Germany Asks People Vaccinated With AstraZeneca to get Second Dose From Different Brand

Germany is asking those who received the first dose of the AstraZeneca COVID-19 vaccine to get their second dose from a different brand. The country hopes mixing vaccines will boost the rate and effectiveness of full vaccinations as the highly transmittable Delta variant proliferates, the Associated Press reported.

Germany's vaccination committee, STIKO, issued the draft recommendation Friday, citing "current study results" that show immunity to the coronavirus was "significantly superior" when an AstraZeneca dose was mixed with an mRNA vaccine such as the ones from BioNTech or Moderna. STIKO suggested those who receive their first AstraZeneca shot are given an mRNA dose four weeks later, a significantly shorter turnaround period compared to the nine to 12 weeks needed between two AstraZeneca shots.

STIKO did not elaborate on the studies that the cross-vaccination recommendation was based on, but the country's disease control center indicated that the draft would be followed by a final recommendation with more source details. While researchers are still collecting data on mixing vaccines, they have said that receiving doses from different brands is likely safe and effective in building immunity, the Associated Press reported.

For more reporting from the Associated Press, see below.

Germany Vaccinations
People stand in line to be vaccinated against Covid-19 at the mass vaccination center at Terminal C at former Tegel Airport on July 2, 2021 in Berlin. Germany has begun asking people who have their first dose of the AstraZeneca COVID-19 vaccine to get their second dose from a different brand. Sean Gallup/Getty Images

German authorities already decided in April that under-60s who had received a first AstraZeneca shot should as a rule get a second shot of an mRNA vaccine. The decision came after the AstraZeneca vaccine was linked to extremely rare blood clots in younger people. Germany recommends that under-60s consult with a doctor before taking it.

Spahn said Friday that enough mRNA vaccine is available to implement the new recommendation quickly and that it "makes the AstraZeneca vaccine more attractive," with large quantities now arriving and the prospect of a much shorter wait for the second shot.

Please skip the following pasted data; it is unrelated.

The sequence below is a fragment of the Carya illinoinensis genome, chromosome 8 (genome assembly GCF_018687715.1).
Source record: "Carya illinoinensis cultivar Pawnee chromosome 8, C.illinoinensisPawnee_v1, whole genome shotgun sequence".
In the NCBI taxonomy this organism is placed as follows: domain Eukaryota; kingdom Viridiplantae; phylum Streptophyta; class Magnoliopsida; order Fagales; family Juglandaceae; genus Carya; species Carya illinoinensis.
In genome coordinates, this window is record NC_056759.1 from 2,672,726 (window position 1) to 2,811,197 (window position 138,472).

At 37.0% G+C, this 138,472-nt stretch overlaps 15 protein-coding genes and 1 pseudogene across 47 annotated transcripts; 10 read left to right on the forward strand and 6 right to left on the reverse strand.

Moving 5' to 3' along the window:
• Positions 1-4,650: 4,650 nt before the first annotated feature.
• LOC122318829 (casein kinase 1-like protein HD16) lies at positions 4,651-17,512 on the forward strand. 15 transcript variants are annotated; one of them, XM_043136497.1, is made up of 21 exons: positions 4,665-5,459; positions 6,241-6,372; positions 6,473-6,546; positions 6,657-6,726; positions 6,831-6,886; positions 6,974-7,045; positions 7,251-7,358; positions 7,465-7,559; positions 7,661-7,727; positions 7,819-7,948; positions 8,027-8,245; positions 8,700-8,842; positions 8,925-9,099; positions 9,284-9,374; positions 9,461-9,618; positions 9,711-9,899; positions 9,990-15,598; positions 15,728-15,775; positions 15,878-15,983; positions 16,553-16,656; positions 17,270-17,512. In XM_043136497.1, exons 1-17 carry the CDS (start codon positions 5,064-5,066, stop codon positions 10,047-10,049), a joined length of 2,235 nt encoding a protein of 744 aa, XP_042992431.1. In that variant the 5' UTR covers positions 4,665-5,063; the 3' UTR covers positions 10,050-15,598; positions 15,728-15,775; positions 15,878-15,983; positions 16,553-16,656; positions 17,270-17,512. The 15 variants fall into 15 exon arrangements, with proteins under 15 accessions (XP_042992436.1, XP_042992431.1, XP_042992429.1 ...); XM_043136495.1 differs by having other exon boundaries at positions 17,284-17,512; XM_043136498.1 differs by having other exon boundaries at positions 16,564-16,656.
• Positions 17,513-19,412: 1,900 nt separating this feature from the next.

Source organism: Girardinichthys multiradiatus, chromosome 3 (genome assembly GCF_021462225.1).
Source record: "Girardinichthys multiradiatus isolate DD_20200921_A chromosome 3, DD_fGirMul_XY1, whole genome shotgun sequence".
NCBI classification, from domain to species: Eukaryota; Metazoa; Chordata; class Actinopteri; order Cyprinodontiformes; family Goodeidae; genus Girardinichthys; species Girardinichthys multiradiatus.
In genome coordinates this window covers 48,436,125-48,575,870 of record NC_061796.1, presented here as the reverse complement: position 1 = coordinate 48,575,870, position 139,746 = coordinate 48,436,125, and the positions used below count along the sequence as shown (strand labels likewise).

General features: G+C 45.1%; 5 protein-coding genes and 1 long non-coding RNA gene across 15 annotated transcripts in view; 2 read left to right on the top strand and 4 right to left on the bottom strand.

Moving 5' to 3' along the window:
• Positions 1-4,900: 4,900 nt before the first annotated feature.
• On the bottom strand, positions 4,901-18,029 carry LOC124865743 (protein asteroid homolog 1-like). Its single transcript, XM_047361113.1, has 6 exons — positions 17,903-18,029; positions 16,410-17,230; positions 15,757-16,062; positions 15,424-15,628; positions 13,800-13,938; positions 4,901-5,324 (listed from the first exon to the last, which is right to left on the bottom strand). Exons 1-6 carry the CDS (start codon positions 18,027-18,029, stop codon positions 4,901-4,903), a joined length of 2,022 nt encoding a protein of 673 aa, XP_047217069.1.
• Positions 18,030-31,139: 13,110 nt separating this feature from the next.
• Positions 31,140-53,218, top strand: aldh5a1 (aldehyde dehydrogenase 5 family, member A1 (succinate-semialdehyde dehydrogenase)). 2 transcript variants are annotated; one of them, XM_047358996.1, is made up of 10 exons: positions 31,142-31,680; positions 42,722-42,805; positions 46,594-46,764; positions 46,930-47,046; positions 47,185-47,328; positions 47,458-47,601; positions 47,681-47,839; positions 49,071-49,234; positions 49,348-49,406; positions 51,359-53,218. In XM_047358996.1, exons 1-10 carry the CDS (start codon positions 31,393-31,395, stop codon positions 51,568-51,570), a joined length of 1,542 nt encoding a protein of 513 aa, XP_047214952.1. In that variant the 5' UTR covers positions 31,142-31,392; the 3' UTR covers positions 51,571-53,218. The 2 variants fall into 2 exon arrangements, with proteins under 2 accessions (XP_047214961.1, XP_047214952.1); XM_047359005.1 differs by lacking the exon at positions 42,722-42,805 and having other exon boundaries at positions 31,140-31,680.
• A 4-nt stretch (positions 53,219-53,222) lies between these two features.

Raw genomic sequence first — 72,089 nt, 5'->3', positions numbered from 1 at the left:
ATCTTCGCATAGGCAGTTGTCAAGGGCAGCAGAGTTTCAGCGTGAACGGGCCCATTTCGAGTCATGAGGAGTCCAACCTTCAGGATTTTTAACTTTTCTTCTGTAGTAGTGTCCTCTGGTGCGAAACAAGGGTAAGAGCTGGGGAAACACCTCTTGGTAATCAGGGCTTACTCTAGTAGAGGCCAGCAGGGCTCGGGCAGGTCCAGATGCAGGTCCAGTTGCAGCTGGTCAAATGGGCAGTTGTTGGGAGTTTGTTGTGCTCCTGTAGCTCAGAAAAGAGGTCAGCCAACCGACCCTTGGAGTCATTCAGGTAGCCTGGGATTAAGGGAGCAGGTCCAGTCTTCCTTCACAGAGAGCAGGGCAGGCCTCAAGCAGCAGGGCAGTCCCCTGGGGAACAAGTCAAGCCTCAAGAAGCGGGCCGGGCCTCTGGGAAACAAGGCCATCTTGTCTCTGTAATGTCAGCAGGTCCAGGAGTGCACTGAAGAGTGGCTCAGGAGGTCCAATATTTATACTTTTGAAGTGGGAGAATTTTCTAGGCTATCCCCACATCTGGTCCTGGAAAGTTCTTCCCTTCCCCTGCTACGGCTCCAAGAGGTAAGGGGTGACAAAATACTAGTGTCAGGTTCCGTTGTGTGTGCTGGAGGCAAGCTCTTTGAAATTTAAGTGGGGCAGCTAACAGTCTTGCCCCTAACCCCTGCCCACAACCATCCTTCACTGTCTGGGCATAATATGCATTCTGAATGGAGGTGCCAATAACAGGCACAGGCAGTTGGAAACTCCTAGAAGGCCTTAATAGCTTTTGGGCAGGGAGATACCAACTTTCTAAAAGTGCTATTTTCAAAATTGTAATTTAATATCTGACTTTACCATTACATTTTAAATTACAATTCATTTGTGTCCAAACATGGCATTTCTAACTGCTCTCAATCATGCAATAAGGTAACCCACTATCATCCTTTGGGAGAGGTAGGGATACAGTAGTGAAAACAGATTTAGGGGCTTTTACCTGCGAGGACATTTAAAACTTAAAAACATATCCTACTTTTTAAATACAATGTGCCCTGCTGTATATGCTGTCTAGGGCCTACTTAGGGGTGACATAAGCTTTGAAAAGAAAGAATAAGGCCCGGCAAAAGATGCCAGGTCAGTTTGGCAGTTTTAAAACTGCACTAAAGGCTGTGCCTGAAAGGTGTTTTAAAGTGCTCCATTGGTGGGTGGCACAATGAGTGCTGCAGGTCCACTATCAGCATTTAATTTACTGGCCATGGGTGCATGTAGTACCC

He said the head of STIKO told ministers that the combination of AstraZeneca and BioNTech "protects as least as well as BioNTech-BioNTech as a combination, in some cases even better." But he also stressed that two doses of AstraZeneca give good protection. BioNTech-Pfizer has been the mainstay of Germany's campaign, with AstraZeneca a distant second in terms of doses administered.

Germany is keen to keep upping the pace of its vaccination campaign even as new infections have sunk to their lowest level in months, pointing to the rise of the delta variant. Authorities believe it now accounts for more than half of new cases, and are keen to ensure that people get their second vaccine shots.

"Only double-vaccinated protects well against Delta," except in the case of the single-shot Johnson & Johnson vaccine, Spahn said.

As of Wednesday, Germany had given at least one shot to 55.1 percent of its population, and 37.3 percent were fully vaccinated. "That's a good figure, but it's still not enough," Spahn said.

Chancellor Angela Merkel, who is 66, recently received a second shot of Moderna's vaccine after taking a first shot of AstraZeneca. Her spokesman said that was a conscious effort to encourage people not to be afraid if they are advised to get a mix of shots.

Moderna Vaccines
A vial of the Moderna coronavirus vaccine for Covid-19 is seen at an inoculation venue at Haneda Airport in Tokyo on June 14, 2021 on the first day of the company's workplace vaccination campaign. Kazuhiro Nogi/AFP via Getty Images